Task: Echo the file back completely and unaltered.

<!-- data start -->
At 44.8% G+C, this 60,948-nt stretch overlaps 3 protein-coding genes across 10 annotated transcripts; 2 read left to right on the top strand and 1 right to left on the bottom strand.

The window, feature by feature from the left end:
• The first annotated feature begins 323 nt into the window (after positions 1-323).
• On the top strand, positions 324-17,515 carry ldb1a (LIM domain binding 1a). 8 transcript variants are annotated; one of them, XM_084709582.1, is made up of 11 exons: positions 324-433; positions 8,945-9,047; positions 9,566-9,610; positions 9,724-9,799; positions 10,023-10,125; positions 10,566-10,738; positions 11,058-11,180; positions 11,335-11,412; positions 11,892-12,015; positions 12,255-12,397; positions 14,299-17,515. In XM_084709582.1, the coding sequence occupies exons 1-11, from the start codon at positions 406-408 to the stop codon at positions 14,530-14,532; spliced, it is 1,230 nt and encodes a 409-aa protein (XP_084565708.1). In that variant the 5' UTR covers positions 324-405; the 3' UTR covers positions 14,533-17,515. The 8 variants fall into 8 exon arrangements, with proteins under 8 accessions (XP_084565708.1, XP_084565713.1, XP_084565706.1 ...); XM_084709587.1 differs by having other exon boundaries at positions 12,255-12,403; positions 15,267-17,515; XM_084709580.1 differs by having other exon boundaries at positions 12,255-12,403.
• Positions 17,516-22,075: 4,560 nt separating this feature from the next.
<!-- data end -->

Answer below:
At 44.8% G+C, this 60,948-nt stretch overlaps 3 protein-coding genes across 10 annotated transcripts; 2 read left to right on the top strand and 1 right to left on the bottom strand.

The window, feature by feature from the left end:
• The first annotated feature begins 323 nt into the window (after positions 1-323).
• On the top strand, positions 324-17,515 carry ldb1a (LIM domain binding 1a). 8 transcript variants are annotated; one of them, XM_084709582.1, is made up of 11 exons: positions 324-433; positions 8,945-9,047; positions 9,566-9,610; positions 9,724-9,799; positions 10,023-10,125; positions 10,566-10,738; positions 11,058-11,180; positions 11,335-11,412; positions 11,892-12,015; positions 12,255-12,397; positions 14,299-17,515. In XM_084709582.1, the coding sequence occupies exons 1-11, from the start codon at positions 406-408 to the stop codon at positions 14,530-14,532; spliced, it is 1,230 nt and encodes a 409-aa protein (XP_084565708.1). In that variant the 5' UTR covers positions 324-405; the 3' UTR covers positions 14,533-17,515. The 8 variants fall into 8 exon arrangements, with proteins under 8 accessions (XP_084565708.1, XP_084565713.1, XP_084565706.1 ...); XM_084709587.1 differs by having other exon boundaries at positions 12,255-12,403; positions 15,267-17,515; XM_084709580.1 differs by having other exon boundaries at positions 12,255-12,403.
• Positions 17,516-22,075: 4,560 nt separating this feature from the next.